The Audacity to Podcast - A "how-to" podcast about podcasting and using Audacity
Summary: Learn how to find a voice actor, what to look for in a voice, how to work with voice actors, and most importantly, how to brand your company using the power of the human voice.
I take some time to answer questions on Audacity and podcasting. Please support our content We have expenses for our podcasts. Please look at these options for how you can support us by supporting our sponsors (or outright hiring me). Make your message look great by hiring me to personally design your website, presentation, podcast cover art, and more! Visit D.Joseph Design to view my portfolio and request an estimate. Save money by shopping at Amazon.com. Inspired to podcast again Don't wait until the planets align to start podcasting again! Just jump in, but try not to make it a huge ocean, which will just sweep you back on shore. How to change the "author" in iTunes You can't just change the individual MP3s to have the correct author displayed in iTunes, you also have to change the RSS/XML information. This is easy if you use Feedburner. Go into your Feedburner settings. Click your podcast's feed. Switch to the Optimize tab and then click SmartCast. If SmartCast is activated, you'll be able to change your podcast author field to your desired name (your real name, your company, your podcast network, or whatever!). Which visualization in Audacity? Waveform or Waveform (dB)? Both visualization methods are handy depending on what you're doing. Waveform shows you the shape of your audio, not necessarily its volume. Waveform (dB) shows your audio's volume, which is great for seeing how much noise you're recorded while you're not speaking, but it can be harder for editing. Mono or stereo for voice-only podcast? Unless you have a really good reason to release your podcasts in stereo (such as special effects, audio drama, music or sound clips), then mono will always be half the size (taking up less hosting space and bandwidth) and thus download twice as fast. How can you get cover art to display on iPods (or other players)? Having your podcast cover art in iTunes or your RSS feed is not enough, you also need to add it to each released episode by inserting it in the ID3 tags. Although iTunes can do this, it saves tags in an different, not-so-compatible version (ID3v2.2). You can use MP3tag (free, Windows-only) or ID3 Editor ($15, Windows or Mac) to easily insert your cover art into each file. I recommend 600x600 pixels, but 300x300 is also okay. If you need great-looking cover art, please contact me because I'm a designer! I currently use MP3tag on my Mac OS X computer. How? I use Code Weavers Crossover to run Windows applications seamless in OS X without installing Windows (like Parallels Desktop for Mac requires). Do you have questions? Please ask your questions or share your thoughts here in the comment, email feedback@TheAudacitytoPodcast.com, or call our listener voicemail line at (903) 231-2221. Also follow me on Twitter and please consider leaving a five-star review for the show in iTunes. If you enjoy The Audacity to Podcast™, please subscribe to our other podcasts on the Noodle.mx Network: Are You Just Watching?™ and the Ramen Noodle™.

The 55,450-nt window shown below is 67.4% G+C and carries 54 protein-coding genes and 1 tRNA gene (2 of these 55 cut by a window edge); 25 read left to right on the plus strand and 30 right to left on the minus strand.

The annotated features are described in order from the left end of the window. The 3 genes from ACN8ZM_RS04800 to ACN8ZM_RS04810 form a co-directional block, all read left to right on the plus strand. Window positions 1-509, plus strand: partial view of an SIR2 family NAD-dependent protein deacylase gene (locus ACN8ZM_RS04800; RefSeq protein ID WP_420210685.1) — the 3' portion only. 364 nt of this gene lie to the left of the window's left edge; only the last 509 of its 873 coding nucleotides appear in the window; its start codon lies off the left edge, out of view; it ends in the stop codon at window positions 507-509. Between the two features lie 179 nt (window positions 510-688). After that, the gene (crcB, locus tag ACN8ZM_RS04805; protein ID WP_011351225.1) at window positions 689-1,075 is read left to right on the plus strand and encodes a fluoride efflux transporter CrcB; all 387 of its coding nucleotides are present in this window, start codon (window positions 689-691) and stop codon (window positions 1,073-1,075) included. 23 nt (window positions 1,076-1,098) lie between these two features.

Stop making crappy MP3s with Audacity and LAME! I tell you how to encode MP3s the way LAME was designed to, so you get a great audio quality and small file size.